Oh! how many hearts thus become, in the very sanctuary, a beaten
thoroughfare for worldly schemes, and pleasures, and pursuits, and
interests, and devices. They have no serious views about God or
religion. They do not feel that they stand in any relation to the seed sown.
If the truth were spoken plainly out, it is an intrusion, all this
preaching, and praying, and church-going. If it were not for 'appearance
sake', they would be done with it.
Their Religion at best is a mere piece of formality, a
grand illusion. If you speak to them of holiness, they will say, "It is all
a pretense." If you speak to them of conversion, they will call it an
enthusiast's or fanatic's dream. If you speak to them of death and hell,
they will turn uneasy on their seats, and say, "We don't want to hear of
such things just now." In one word, they have no personal interest or
concern in all that is spoken—"As a deaf adder, they hear not;" and amid a
thousand other things that may be flitting to and fro in the chambers of
their memory, God is really and truly "not in all their thoughts."
At times, indeed, in spite of themselves, the barbed
arrow will strike them; conscience will speak and their spirits
tremble, and who knows but that despised seed, lying forgotten on the
surface of their adamant heart, might in due time grapple with the ungenial
soil and spring up.
But, another Foe is at hand. If the foot of
business or the wheels of worldliness fail to mutilate and crush,
there is a great "counter-worker" of the Sower, who in the parable is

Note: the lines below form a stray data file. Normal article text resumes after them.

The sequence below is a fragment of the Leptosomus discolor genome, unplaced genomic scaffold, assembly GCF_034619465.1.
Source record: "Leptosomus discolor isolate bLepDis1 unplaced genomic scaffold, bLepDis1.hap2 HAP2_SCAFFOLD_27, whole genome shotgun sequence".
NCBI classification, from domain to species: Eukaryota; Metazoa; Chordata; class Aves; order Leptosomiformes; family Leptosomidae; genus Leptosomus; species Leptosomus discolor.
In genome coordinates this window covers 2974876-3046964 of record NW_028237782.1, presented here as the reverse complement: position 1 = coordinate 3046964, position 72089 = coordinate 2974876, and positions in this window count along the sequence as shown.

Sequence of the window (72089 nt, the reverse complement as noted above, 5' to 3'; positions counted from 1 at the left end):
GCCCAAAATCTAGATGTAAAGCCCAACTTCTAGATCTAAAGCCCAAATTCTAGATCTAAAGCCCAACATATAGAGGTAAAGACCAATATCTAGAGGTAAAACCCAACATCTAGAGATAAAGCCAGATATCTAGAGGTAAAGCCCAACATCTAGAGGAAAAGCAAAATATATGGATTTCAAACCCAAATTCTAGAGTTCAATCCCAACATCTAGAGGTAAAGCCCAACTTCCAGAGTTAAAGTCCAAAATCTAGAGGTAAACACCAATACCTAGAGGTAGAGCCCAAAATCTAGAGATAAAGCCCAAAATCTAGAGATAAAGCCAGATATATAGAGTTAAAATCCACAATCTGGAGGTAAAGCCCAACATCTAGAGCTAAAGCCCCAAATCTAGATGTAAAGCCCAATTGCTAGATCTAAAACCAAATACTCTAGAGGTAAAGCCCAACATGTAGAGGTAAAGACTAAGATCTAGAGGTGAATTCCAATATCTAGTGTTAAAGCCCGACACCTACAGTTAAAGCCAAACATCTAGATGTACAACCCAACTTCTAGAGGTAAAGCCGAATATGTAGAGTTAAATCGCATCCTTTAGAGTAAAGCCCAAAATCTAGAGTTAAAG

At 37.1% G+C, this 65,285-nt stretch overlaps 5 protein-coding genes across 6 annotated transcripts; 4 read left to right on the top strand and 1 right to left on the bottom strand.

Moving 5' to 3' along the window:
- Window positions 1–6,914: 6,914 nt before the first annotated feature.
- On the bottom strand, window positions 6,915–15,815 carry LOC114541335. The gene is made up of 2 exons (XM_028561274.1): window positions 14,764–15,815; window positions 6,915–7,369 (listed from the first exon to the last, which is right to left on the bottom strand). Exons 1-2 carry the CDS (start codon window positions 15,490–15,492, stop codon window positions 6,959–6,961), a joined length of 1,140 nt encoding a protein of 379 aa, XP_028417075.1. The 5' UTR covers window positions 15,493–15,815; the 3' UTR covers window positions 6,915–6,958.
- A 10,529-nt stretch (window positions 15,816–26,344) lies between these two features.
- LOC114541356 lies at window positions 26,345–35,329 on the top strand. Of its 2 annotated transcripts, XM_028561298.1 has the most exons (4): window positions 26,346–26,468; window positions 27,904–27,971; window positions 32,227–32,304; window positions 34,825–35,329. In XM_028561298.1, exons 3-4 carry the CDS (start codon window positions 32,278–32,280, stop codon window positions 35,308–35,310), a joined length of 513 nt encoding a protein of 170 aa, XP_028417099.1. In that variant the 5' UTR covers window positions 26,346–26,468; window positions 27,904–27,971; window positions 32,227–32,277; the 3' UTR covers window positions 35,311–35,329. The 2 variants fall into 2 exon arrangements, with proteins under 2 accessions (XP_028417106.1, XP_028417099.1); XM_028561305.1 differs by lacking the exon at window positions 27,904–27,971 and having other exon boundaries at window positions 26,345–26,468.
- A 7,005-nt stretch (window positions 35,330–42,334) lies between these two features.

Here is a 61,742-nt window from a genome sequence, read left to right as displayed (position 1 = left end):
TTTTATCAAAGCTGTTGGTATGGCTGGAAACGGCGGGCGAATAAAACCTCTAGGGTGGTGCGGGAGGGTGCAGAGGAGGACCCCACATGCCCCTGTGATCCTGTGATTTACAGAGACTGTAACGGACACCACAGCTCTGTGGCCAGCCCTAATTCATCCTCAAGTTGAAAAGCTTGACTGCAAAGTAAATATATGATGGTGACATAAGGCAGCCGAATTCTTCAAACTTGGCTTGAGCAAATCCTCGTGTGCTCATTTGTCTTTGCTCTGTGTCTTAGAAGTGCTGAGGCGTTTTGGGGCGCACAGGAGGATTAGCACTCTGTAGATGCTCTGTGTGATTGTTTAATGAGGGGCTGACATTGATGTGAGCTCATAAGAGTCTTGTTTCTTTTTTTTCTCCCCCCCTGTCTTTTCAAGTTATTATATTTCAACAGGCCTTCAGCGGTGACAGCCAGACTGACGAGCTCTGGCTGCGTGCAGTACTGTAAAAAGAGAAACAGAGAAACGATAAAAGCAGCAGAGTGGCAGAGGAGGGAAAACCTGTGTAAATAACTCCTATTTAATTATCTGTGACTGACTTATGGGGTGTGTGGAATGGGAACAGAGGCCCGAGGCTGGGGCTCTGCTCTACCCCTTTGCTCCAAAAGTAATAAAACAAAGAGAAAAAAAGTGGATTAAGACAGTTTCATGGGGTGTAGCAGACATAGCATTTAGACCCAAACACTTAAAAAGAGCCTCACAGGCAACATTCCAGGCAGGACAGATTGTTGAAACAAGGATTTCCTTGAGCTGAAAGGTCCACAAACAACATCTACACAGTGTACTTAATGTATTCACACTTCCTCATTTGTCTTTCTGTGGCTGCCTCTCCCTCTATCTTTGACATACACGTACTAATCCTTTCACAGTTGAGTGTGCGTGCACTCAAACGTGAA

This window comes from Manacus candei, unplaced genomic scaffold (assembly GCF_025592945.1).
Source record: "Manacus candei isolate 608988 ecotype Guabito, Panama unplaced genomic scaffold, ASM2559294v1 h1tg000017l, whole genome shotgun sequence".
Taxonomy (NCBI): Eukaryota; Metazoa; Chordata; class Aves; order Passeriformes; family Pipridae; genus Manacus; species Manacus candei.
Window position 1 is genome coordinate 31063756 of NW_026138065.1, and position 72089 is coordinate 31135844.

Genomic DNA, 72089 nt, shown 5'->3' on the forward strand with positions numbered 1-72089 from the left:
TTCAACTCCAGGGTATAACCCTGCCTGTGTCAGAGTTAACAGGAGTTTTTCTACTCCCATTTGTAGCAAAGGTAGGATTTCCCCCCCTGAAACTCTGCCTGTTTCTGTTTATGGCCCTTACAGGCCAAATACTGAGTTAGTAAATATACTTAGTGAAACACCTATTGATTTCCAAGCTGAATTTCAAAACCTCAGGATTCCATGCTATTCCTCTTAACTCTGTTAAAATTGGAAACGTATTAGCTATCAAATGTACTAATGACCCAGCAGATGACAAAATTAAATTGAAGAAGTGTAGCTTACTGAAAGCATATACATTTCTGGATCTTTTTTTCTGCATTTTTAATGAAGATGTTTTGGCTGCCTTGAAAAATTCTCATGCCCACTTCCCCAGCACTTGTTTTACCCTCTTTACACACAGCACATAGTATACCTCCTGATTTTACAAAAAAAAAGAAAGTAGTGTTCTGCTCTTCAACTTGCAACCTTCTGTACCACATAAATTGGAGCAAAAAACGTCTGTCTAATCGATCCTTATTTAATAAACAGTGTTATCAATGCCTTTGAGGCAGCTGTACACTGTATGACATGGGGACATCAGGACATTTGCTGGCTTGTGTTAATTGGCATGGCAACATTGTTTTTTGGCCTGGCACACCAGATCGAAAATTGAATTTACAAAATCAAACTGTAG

represented as casting his dark shadow over the moral landscape. "Then comes
the Wicked One, and catches away that which was sown in his heart."
Satan the arch-robber—Apollyon "the Destroyer," is keeping his
watchful eye on the scattered seed. If the wagon passes it unscathed, he has
other means at hand for preventing its growth.
As our Lord, in looking towards the sower in Gennesaret,
probably saw a flock of motley birds circling around him, and darting down
to secure every stray grain which lay exposed on the road; so Satan, the
"Prince of the power of the air," lets loose on the soul, birds of prey that
pick up every spiritual seed. Some grains may have fallen into the ruts of
memory, others into the sacred crevices of conscience; but a horde of
winged thoughts, evil desires, corrupt passions, idle trifles, come
sweeping down suddenly, and leave the heart bared and forsaken!
The corn grains of impression may be lying on the heart
of the hearer when the parting blessing is pronounced, and he rises from his
seat to retire from the House of God. But crossing the threshold, the old
familiar world is there again, with its blue, or hazy, or wintry sky, as the
case may be. There has been enough of serious talk in church. In five
minutes or less, he is back again to the old starting-point—the absorbing
topics of the day. These seem now invested with all-engrossing reality. If
some stray grain be still left, it is not allowed long to linger; any
startling thought, any rousing or solemn impression is erased like the
rippled sand-marks by the first rising tide.
Ah, how great are the devices—the "depths
of Satan!" He has been studying that heart of man, with its beaten footways,
for 6000 years! Every year he is profiting by past experience. How terrible
to think that he makes the very House of God his whispering-gallery; that
into its sacred precincts—the very Holy of holies—or into the secret chamber
of devotion—sweep his accursed legions to rob the soul of the Salvation so
dearly purchased and so freely offered!
Do not be ignorant of his devices! He employs thoughts;
wandering, flighty, winged fancies, as his Birds of prey—in themselves
apparently harmless, but potent enough to pillage the heart of its best
treasures. It matters not to him what the instrumentality is, if he only
succeeds in abstracting the mind from grander realities—if the thoughts of
Eternal realities be only kept in abeyance.
Beware of a wandering heart in the Sanctuary,